I want to be soft, malleable. I want to change for the better.
In the summertime, she used to pick me up in her car. She talked about the Beatles like they were her father, and drank cheap coffee. She always made time for me no matter the position of the sun, and it was during these humid hours when we chased the burning horizon that I realized she was infecting me —
That she was inside of me.
At night, I’d lay awake in bed, my sheets damp and my mind restless. The thought of her clung to the interior of my skull like wet clothes to skin — suffocatingly opaque. I wanted to know what she was doing. I wanted to know where she’d been. In my absence, did she still chase the burning horizon, or did she drive somewhere else? What did it mean for her to be alone?
Was it the same as what it meant for me?
Toward the end of summer, she’d told me she was moving away for college. We’d taken a liking to calling each other shortened versions of our names, and I never told her, but I’d write them down in my journal at home — not with any predetermined disposition, but just to see them together … see the letters side by side, like tiny mirrors of ourselves.
Putting them down on paper gave me a false sense of control and security — that if, and when, she was to leave me, I’d be able to physically turn back time to the days when we were together.
When she did eventually move, I doubted the permanence of the situation. Hugging her felt normal. Kissing her cheek, hands, and neck felt routine. Even as she settled into her car, I never once thought that anything would be different. I imagined I’d go to sleep that night and wake up to her parked outside of my apartment with a cheap coffee in her hand.
But that never happened.
And as the days stretched into weeks like overgrown ivy gnawing into ancient stone, she began to speak to me less. My phone rarely rang, and my eyes barely closed.
At night, I’d find myself staring at previous pages of my journal as if it were some portal that would bring her back to me. When I mentioned her distance to my friends they offered me no comfort, and instead, reminded me of all the other times I’d mistaken friendship with a girl as a summer fling.
“But we kissed,” I said.
“Girls kiss girls all the time.” One of them returned.
Their words became a pendulum inside my head. In the absence of the sun, I’d lay on my back, still sweating from the heat, and say them aloud to myself.
“Girls kiss girls all the time. Girls kiss girls all the time. Girls kiss girls all the time.”
Back and forth, my neck would sway on the cushion of my pillow. Desperately, I’d wonder how true those words were and why, although I felt them to be a lie, I still believed them more than the thoughts inside my head. Then I thought about my childhood, reading magazines, and taking online tests until my eyes bled tears. For a brief instance, I wondered if something was inherently wrong with me — if all the hatred that boiled in strangers’ chests toward my feelings was substantial in some way.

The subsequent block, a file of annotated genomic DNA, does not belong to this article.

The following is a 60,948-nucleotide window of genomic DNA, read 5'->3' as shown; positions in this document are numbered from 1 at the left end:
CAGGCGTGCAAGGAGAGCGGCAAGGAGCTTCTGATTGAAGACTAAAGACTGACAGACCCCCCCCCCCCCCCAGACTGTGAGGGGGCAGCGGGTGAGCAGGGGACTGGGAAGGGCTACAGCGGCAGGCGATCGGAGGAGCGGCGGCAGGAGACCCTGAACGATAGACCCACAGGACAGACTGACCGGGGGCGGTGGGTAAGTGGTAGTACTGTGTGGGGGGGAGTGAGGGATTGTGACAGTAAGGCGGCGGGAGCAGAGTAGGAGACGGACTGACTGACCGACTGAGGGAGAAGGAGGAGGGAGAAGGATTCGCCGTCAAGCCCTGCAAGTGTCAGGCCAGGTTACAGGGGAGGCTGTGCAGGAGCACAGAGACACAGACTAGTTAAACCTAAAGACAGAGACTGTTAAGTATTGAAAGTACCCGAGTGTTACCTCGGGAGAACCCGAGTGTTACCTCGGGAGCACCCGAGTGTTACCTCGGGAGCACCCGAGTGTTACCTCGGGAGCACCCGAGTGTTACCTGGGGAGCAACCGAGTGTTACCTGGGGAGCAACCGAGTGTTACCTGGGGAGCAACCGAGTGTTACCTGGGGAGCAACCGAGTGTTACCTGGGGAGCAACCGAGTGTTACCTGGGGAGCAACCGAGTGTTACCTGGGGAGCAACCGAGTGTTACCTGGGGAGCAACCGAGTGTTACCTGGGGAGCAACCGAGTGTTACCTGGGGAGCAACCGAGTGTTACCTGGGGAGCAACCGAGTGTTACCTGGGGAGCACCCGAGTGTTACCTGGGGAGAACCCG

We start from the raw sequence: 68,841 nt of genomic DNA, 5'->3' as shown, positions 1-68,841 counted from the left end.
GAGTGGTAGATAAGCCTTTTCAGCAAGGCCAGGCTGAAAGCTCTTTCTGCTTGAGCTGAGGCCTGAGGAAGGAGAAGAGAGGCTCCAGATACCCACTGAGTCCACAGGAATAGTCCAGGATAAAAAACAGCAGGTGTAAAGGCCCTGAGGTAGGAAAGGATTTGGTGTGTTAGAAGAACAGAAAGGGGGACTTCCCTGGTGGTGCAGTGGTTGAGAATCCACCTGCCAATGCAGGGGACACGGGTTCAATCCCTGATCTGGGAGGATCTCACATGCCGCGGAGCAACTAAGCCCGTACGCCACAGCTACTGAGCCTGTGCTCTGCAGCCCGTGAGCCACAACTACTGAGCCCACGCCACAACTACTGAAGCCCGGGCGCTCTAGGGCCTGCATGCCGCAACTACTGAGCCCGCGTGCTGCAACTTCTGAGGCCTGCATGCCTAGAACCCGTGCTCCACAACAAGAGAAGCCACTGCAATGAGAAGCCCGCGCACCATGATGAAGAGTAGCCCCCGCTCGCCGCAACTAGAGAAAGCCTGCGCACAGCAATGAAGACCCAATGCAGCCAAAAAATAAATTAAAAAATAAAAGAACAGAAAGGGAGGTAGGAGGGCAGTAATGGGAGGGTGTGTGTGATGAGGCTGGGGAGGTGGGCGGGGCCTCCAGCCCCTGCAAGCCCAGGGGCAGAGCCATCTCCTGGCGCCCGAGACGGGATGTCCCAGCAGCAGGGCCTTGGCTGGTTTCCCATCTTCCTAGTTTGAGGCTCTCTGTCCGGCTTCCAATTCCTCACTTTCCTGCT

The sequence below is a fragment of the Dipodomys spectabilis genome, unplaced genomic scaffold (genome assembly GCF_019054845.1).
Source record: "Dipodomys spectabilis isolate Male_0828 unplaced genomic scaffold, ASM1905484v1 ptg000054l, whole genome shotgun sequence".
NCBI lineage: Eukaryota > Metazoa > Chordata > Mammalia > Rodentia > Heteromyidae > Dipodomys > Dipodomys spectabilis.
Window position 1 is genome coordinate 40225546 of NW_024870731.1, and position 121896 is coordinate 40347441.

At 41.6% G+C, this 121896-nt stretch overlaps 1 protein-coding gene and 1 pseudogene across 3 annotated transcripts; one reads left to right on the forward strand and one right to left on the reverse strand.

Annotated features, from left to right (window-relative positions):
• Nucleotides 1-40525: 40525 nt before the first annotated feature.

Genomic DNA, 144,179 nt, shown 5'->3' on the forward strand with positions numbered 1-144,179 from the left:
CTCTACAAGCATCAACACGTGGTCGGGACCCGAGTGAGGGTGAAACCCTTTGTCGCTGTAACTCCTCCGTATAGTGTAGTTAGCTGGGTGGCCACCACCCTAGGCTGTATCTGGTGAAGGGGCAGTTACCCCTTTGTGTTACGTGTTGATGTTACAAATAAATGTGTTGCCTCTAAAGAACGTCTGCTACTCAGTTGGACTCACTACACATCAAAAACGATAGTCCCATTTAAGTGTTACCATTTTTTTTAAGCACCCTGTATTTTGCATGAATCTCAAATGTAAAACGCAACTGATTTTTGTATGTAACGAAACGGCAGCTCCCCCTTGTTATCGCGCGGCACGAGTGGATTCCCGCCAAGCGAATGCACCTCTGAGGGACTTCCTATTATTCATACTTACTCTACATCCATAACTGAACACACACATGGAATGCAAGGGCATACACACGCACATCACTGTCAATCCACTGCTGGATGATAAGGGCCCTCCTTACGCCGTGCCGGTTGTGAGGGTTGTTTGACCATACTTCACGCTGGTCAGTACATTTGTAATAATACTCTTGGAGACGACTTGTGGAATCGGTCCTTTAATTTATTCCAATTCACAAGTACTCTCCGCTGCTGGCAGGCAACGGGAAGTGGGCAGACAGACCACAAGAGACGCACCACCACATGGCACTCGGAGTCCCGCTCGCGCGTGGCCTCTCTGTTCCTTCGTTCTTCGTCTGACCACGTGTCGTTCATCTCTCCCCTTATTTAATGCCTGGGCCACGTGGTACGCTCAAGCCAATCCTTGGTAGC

I hit my mattress. I hit it again and again, cursing the fraction of time where I let myself believe I was broken. But then, I thought of her.
I saw the light pouring onto her face from the window beside her as she drove, beautifully broken — unbodied rays of the sun speckled across her tanned skin as if she were a blank canvas. I remembered wanting to tell her how she made me feel then. I remembered feeling like I was the light on her skin, that I was composed of fragments and her existence was the glue that brought those fragments together.
She’d once told me that viewing myself this way was dangerous, that if I viewed myself as incomplete, then incomplete I’d stay. She often spoke this way, like she was from the future, and I was a stagnant point for her to find her rest. She helped me realize all of the things about myself that hadn’t changed since birth — that I felt comfortable in my own discomfort, and pursued people I knew weren’t likely to stay.
I didn’t mind it when she said these things. At least, not when we were together. Her words landed more softly whenever I was able to see her face.
But now that I couldn’t, I lay in my bed, my skin damp and my clothes sticking to my body. I stared at the texture of my ceiling. I thought about what my friends had said. I thought about what she had said, about me and my brain — about my search for companionship and how that compared to everything else in my life.
Then, I thought about the horizon. A bright ruby red melted into a tangerine, which then sank into a soft pink. We drove toward it like an answer. We drove toward it as teenagers not yet ready to become adults. How I wished I could’ve understood that then.
I remembered looking over at her. Some song by the Beatles played softly beneath the sound of the tires on the pebble-littered road. And seeing her then, felt like I was looking at myself.
“I want to be soft, malleable.” I said to her, “I want to be able to change for the better.”
I’ve been writing for over 14 years and find myself recollecting certain events more than I find myself creating new ones.